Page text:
[From April Issue 2013]


The newly renovated Kabukiza theatre will be reopening this April. The traditional art of kabuki has a 400 year old history. Integrating drama, dance and music, it’s possible to see the Japanese sense of beauty up on a kabuki stage expressed through things like the four seasons and gorgeous costumes. The word “kabuki” comes from “kabuku,” which means “extraordinary.”

Kabuki is unique in that roles are performed by men only. Actors playing female roles are called “onnagata,” and one of the attractions of kabuki is that they appear to be more feminine that women themselves. Kabuki plays can be roughly divided into two categories. The first is “period drama” that portrays the world of the samurai or battles. The second is “human empathy drama” that portrays the trials and tribulations of the citizens of the Edo period.

The stage itself is another attraction of kabuki. A walkway called hanamichi leads up to the stage through the audience. Actors make their entrances and exits on this. Sometimes actors will stop and perform here allowing the audience to get a look up close. Besides this other devices include a revolving stage allowing for quick scene changes and trapdoors that allow actors to make an entrance in the middle of the stage.

Some scenes in kabuki get both actors and audiences really fired up. When an actor appears on the stage or his performance reaches its climax, the audience yells out “Yamashiroya!” or “Otowaya!” These are yagou, or stage names. This custom arose because in the old days actors were not allowed to have surnames. Instead they used stage names.

Kabuki performances are generally held twice a day: once during the day and once at night. Each play lasts about three to four hours and there are intermissions between dramatic and musical scenes. Kabukiza theaters sell tickets for one act only. Headsets that provide an explanation of the play can be rented. English versions are also available for a fee.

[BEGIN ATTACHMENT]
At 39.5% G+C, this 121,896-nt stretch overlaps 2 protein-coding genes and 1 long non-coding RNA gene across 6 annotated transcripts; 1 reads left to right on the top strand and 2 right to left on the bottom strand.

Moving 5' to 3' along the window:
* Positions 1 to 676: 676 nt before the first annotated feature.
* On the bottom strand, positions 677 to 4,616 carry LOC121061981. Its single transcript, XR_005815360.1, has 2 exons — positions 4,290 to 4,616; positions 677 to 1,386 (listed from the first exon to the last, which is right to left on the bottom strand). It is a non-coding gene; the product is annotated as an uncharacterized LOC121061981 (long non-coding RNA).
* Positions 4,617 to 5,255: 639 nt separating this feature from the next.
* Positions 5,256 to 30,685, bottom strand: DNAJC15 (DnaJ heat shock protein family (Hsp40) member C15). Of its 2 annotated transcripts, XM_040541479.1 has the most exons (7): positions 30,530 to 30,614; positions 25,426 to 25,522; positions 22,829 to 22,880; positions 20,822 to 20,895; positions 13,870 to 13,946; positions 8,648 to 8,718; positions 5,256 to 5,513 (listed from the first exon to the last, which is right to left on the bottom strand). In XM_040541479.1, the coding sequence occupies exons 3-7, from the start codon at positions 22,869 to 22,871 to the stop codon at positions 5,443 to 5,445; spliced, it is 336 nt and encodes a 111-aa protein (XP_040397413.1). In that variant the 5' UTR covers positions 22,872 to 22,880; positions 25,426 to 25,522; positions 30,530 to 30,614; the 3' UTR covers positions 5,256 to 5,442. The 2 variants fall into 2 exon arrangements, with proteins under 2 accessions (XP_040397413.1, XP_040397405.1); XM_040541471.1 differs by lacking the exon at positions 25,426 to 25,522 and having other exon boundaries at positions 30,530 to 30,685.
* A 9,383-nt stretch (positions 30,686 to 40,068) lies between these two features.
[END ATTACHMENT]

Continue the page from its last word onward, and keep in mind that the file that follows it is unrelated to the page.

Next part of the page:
Traditional Kabuki and the “New Movement”

The majority of kabuki actor’s names have been passed down from generation to generation. Actors acquire different stage names as they progress up the ranks, until they acquire the most elevated title of their clan. In the kabuki world, not only stage names, but also an acting style and the plays that one specializes in are inherited; it’s normal for children of actors to inherit all of this.

Last December, the 18th generation NAKAMURA Kanzaburo, who was a popular kabuki actor, and this February ICHIKAWA Danjuro, who was known for his stupendous performances, passed away. It was a great loss for those in kabuki circles.

In 1986 “super kabuki,” a form of theatre that adopted a contemporary theatrical style appeared in the traditional kabuki world. The 3rd ICHIKAWA Ennosuke (currently called Enoh) incorporated other kinds of theatrical styles such as western opera or Beijing opera into his acting style. It had a big impact on the theatrical community both in Japan and abroad. Since then performances have been held at theatres including Shimbashi Enbujo Theatre, Tokyo.












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